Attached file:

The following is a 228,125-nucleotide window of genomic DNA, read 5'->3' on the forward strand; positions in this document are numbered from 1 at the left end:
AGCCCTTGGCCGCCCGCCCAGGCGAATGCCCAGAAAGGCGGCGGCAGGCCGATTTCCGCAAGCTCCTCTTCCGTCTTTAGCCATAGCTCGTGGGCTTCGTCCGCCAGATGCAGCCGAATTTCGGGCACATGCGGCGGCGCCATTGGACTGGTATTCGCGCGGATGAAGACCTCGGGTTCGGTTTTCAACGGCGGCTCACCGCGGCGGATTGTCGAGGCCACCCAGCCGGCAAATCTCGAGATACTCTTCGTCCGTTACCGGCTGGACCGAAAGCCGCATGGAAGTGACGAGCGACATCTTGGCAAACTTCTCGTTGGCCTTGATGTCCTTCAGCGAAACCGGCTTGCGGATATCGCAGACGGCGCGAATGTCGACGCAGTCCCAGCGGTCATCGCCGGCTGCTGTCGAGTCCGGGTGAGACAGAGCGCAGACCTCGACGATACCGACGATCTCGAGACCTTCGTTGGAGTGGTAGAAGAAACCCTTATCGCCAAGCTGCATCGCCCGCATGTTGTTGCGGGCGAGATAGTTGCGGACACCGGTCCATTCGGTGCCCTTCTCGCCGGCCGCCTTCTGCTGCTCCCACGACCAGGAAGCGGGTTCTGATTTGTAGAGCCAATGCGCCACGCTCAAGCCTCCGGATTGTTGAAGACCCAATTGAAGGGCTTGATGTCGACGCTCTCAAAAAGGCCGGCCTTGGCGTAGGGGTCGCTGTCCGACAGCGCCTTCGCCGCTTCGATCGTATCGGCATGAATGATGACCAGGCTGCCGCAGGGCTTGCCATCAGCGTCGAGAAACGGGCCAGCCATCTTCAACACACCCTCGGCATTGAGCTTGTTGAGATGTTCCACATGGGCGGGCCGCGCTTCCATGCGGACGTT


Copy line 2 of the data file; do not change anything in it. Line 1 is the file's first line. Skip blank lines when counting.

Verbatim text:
AGCCCTTGGCCGCCCGCCCAGGCGAATGCCCAGAAAGGCGGCGGCAGGCCGATTTCCGCAAGCTCCTCTTCCGTCTTTAGCCATAGCTCGTGGGCTTCGTCCGCCAGATGCAGCCGAATTTCGGGCACATGCGGCGGCGCCATTGGACTGGTATTCGCGCGGATGAAGACCTCGGGTTCGGTTTTCAACGGCGGCTCACCGCGGCGGATTGTCGAGGCCACCCAGCCGGCAAATCTCGAGATACTCTTCGTCCGTTACCGGCTGGACCGAAAGCCGCATGGAAGTGACGAGCGACATCTTGGCAAACTTCTCGTTGGCCTTGATGTCCTTCAGCGAAACCGGCTTGCGGATATCGCAGACGGCGCGAATGTCGACGCAGTCCCAGCGGTCATCGCCGGCTGCTGTCGAGTCCGGGTGAGACAGAGCGCAGACCTCGACGATACCGACGATCTCGAGACCTTCGTTGGAGTGGTAGAAGAAACCCTTATCGCCAAGCTGCATCGCCCGCATGTTGTTGCGGGCGAGATAGTTGCGGACACCGGTCCATTCGGTGCCCTTCTCGCCGGCCGCCTTCTGCTGCTCCCACGACCAGGAAGCGGGTTCTGATTTGTAGAGCCAATGCGCCACGCTCAAGCCTCCGGATTGTTGAAGACCCAATTGAAGGGCTTGATGTCGACGCTCTCAAAAAGGCCGGCCTTGGCGTAGGGGTCGCTGTCCGACAGCGCCTTCGCCGCTTCGATCGTATCGGCATGAATGATGACCAGGCTGCCGCAGGGCTTGCCATCAGCGTCGAGAAACGGGCCAGCCATCTTCAACACACCCTCGGCATTGAGCTTGTTGAGATGTTCCACATGGGCGGGCCGCGCTTCCATGCGGACGTT